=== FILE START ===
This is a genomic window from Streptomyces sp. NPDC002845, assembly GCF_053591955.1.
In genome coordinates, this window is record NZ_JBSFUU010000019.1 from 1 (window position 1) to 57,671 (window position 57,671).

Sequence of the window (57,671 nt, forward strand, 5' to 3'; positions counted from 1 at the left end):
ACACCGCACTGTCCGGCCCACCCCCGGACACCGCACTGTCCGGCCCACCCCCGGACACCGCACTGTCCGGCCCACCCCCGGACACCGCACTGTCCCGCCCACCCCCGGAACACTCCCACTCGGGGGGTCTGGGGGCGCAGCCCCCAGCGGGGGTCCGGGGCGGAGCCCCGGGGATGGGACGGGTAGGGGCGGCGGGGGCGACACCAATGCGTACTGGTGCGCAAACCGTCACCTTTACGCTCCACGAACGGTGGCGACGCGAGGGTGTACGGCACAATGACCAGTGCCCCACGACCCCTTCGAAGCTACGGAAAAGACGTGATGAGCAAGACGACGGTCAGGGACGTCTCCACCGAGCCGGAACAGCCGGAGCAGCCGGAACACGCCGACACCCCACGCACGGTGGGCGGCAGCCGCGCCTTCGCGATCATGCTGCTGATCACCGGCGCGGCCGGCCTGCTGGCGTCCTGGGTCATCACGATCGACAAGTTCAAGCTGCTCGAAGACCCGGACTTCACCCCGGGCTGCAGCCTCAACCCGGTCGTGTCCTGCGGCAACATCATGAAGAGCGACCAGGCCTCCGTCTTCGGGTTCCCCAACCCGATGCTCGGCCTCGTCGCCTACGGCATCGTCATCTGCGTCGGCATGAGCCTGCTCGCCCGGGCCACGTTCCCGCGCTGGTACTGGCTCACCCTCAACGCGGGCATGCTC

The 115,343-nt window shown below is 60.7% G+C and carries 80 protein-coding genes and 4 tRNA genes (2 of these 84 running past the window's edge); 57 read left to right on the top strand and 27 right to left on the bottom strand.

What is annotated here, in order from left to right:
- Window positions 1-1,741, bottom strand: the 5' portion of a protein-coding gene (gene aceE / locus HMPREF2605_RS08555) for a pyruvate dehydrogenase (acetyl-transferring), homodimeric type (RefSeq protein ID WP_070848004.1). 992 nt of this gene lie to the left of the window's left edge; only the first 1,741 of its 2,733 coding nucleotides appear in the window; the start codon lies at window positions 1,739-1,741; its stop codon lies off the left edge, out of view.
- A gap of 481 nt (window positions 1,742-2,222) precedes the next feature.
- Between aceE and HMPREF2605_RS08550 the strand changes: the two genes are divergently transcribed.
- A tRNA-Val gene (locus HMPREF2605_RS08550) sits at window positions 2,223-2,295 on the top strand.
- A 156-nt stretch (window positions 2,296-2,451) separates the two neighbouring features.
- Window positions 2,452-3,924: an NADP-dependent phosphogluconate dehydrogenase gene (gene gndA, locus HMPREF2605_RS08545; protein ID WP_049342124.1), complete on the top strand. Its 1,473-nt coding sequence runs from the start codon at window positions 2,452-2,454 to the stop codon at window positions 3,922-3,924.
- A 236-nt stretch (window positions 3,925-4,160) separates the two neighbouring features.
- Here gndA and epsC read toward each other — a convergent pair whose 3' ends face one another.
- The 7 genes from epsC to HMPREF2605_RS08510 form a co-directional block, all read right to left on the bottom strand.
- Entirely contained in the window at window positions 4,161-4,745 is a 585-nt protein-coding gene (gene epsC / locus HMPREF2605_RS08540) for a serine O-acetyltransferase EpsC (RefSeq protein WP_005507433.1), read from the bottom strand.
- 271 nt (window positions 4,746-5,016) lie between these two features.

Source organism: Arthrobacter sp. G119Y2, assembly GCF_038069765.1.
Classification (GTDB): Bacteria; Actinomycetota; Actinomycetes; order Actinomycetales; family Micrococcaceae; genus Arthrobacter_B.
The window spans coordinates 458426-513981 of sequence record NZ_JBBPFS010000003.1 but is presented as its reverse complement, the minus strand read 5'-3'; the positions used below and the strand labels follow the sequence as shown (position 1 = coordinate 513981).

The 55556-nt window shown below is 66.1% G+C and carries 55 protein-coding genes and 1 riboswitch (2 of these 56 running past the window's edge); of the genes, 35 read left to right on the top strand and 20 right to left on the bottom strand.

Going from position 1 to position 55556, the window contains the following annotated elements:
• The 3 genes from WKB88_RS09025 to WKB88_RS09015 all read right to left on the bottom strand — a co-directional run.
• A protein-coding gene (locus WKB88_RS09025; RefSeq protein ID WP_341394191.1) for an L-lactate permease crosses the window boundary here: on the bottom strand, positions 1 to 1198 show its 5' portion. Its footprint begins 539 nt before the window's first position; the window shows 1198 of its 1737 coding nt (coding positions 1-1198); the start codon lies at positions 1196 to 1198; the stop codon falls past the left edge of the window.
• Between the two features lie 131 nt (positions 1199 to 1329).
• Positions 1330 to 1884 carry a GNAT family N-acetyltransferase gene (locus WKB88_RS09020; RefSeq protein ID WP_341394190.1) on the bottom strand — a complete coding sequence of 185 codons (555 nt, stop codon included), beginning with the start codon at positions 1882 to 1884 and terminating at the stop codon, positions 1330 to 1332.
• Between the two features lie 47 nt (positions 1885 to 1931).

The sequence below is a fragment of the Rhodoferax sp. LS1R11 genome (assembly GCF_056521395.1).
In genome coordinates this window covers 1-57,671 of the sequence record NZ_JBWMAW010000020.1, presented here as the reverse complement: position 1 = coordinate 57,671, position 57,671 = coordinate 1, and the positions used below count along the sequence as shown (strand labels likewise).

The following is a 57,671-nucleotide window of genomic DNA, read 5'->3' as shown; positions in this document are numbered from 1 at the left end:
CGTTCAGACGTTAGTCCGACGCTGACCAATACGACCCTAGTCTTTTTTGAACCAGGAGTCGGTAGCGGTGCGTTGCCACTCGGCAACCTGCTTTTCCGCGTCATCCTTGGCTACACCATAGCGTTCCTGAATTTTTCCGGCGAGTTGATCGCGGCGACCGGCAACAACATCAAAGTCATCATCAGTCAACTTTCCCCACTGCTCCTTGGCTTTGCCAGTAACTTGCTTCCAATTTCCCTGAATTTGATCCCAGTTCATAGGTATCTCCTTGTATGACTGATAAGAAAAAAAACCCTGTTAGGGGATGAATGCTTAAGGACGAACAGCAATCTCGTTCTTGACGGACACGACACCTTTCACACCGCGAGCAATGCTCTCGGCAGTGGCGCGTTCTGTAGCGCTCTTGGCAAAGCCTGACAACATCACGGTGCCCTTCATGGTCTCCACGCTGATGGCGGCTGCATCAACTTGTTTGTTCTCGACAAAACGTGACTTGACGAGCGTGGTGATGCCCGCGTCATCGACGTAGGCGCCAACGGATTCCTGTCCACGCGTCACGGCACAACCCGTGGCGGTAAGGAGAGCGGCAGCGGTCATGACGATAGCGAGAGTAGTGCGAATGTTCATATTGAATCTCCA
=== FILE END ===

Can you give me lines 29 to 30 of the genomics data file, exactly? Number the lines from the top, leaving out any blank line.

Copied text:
In genome coordinates this window covers 1-57,671 of the sequence record NZ_JBWMAW010000020.1, presented here as the reverse complement: position 1 = coordinate 57,671, position 57,671 = coordinate 1, and the positions used below count along the sequence as shown (strand labels likewise).

The following is a 57,671-nucleotide window of genomic DNA, read 5'->3' as shown; positions in this document are numbered from 1 at the left end: